PHILADELPHIA, June 4 /PRNewswire/ --
Tuesday, June 8, 2010
Hyatt Regency Penn's Landing, Philadelphia
Reception 6 PM Dinner 7 PM
General James Mattis, USMC
Commander US Joint Forces Command
Colonel Barnum will be honored with the Commodore Barry Distinguished Citizen Service Award. Previous honorees include General Anthony Zinni USMC (Ret), Secretary of the Navy Donald Winter, local philanthropist Ralph Hooper and RADM Wayne E. Meyer. Distinguished members of the Navy, USMC, USCG will attend.
The Commodore Barry Award is presented to a non-active duty person(s) whose character, distinguished military or civilian service and stature draw wholesome comparison to the qualities for which the Philadelphia Council of the Navy League strives.
Honorees have provided a lifetime of service to the United States or our armed forces and have thereby made significant and distinguished contributions to our nation. The Barry Award statue was custom designed for the NL Philadelphia Council.
Navy League of Philadelphia (www.navyleaguephilly.org) supports members of the sea services including Navy, USMC, US Coast Guard and Merchant Marines and their families as well as the region's NROTC, MCROTC, Sea Cadets and other programs..
Colonel Harvey H.C. "Barney" Barnum, Jr. USMC (Ret)
Colonel Harvey C. "Barney" Barnum, Jr. is a retired United States Marine Corps officer who received the Medal of Honor for valor during the Vietnam War. He was the fourth Marine to receive the medal for valor in Vietnam. He retired from the Marine Corps in 1989 after more than 27 years of service. Barnum served as Deputy Assistant Secretary of the Navy for Reserve Affairs from 2001 to 2008 and as the Assistant Secretary of the Navy until his retirement in March 2009.
Colonel Barnum dedicated his life to the Corps. He retired in 1989 after more than 27 years of service to his country.
During his distinguished career, he served two combat tours in Vietnam, the second after he had already been awarded the Medal of Honor. Two weeks into his first tour of combat duty, on December 18, 1965, (then) Lieutenant Barney Barnum proved his courage and leadership abilities in a moment of great crisis, becoming the fourth US Marine of the Vietnam War to receive the Medal of Honor.
After retirement, he also served as the Principal Director, Drug Enforcement Policy, Office of the Secretary of Defense before accepting a position as Corporate and Community Affairs Advisor for ARLTEC, Inc. Active in Veteran programs, he is a popular and inspiring speaker and public servant.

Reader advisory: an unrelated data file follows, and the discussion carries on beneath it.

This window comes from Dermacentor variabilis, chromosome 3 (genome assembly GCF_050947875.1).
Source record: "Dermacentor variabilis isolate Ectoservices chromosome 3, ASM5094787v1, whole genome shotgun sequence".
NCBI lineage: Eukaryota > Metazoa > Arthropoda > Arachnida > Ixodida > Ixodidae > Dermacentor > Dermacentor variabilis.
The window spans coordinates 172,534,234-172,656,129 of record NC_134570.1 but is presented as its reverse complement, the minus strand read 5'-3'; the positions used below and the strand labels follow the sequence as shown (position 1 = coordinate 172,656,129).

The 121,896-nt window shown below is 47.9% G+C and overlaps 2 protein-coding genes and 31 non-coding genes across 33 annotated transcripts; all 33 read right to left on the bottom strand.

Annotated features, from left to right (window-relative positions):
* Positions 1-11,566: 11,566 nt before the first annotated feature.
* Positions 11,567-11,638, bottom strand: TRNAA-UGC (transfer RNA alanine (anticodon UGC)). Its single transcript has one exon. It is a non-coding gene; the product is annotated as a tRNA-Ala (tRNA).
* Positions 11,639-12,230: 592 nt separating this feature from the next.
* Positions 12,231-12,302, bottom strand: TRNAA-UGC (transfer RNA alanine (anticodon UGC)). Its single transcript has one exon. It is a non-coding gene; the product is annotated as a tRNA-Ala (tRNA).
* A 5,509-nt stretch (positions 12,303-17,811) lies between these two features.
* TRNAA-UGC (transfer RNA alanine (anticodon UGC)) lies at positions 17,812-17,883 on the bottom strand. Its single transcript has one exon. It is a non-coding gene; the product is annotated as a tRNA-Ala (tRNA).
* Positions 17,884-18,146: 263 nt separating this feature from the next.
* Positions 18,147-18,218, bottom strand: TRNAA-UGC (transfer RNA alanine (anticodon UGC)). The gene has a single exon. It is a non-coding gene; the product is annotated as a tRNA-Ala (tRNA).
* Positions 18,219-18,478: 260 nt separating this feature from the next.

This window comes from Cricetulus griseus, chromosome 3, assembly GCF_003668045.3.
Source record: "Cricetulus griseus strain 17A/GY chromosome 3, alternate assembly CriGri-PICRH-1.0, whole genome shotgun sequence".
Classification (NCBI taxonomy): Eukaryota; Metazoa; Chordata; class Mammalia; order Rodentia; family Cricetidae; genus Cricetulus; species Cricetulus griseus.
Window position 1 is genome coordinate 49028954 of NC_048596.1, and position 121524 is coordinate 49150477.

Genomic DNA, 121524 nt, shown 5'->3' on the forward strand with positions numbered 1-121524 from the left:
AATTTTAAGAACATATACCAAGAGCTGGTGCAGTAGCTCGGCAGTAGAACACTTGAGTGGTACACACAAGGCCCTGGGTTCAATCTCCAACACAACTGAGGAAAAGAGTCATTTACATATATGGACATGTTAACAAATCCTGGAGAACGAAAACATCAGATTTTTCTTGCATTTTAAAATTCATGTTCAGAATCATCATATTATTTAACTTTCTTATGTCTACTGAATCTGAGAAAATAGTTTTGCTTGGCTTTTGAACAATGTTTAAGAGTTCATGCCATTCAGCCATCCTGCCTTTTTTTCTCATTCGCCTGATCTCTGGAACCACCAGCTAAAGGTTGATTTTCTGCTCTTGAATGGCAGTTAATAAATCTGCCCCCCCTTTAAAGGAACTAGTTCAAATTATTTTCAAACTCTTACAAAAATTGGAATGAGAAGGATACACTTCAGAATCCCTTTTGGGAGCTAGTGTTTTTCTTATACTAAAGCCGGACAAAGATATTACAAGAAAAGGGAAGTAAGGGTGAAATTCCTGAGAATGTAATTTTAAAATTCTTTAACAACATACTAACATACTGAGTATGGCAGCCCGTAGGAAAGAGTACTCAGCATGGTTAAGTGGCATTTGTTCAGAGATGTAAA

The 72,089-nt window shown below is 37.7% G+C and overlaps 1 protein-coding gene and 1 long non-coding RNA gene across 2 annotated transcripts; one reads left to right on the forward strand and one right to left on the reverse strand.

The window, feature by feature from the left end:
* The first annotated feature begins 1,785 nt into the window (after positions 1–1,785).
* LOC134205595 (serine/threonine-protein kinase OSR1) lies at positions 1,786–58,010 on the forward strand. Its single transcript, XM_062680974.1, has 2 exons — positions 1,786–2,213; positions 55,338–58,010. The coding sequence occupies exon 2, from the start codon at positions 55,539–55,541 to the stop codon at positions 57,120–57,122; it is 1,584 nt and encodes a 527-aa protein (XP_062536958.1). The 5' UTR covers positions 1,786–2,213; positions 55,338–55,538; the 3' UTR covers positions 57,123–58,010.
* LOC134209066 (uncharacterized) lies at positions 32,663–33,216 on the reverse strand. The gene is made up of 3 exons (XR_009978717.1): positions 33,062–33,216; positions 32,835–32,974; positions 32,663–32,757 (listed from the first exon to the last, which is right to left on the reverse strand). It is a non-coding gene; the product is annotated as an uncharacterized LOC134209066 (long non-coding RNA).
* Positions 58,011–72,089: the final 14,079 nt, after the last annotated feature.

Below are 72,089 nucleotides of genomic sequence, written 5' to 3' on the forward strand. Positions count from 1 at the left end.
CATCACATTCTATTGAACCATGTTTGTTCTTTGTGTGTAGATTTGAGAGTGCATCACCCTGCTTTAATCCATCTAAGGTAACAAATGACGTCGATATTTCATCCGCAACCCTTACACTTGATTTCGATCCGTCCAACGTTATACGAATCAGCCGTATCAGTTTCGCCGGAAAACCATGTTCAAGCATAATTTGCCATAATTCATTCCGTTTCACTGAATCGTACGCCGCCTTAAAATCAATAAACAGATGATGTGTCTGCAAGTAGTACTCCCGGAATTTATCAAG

Gen. Mattis serves as commander, U.S. Joint Forces Command (USJFCOM), located in Norfolk, VA. The command focuses on supporting current operations while shaping U.S. forces for the future.
Gen. Mattis has commanded at multiple levels. As a lieutenant, he served as a rifle and weapons platoon commander in the 3rd Marine Division. As a captain, he commanded a rifle company and a weapons company in the 1st Marine Brigade. As a major, he commanded Recruiting Station Portland. As a lieutenant colonel, he commanded 1st Battalion, 7th Marines, one of Task Force Ripper's assault battalions in Operations Desert Shield and Desert Storm. As a colonel, he commanded 7th Marines (Reinforced).
Upon becoming a brigadier general, he commanded first the 1st Marine Expeditionary Brigade and then Task Force 58, during Operation Enduring Freedom in southern Afghanistan. As a major general, he commanded the 1st Marine Division during the initial attack and subsequent stability operations in Iraq during Operation Iraqi Freedom.
In his first tour as a lieutenant general, he commanded the Marine Corps Combat Development Command and served as the deputy commandant for combat development. Most recently, he commanded the I Marine Expeditionary Force and served as the commander of U.S. Marine Forces Central Command. From 2007-09, he served as both NATO's Supreme Allied Commander Transformation and commander, USJFCOM.
Gen. Mattis, a native of the Pacific Northwest, graduated from Central Washington State University in 1972. He is also a graduate of the Amphibious Warfare School, Marine Corps Command and Staff College, and the National War College.
SOURCE The Philadelphia Council of the Navy League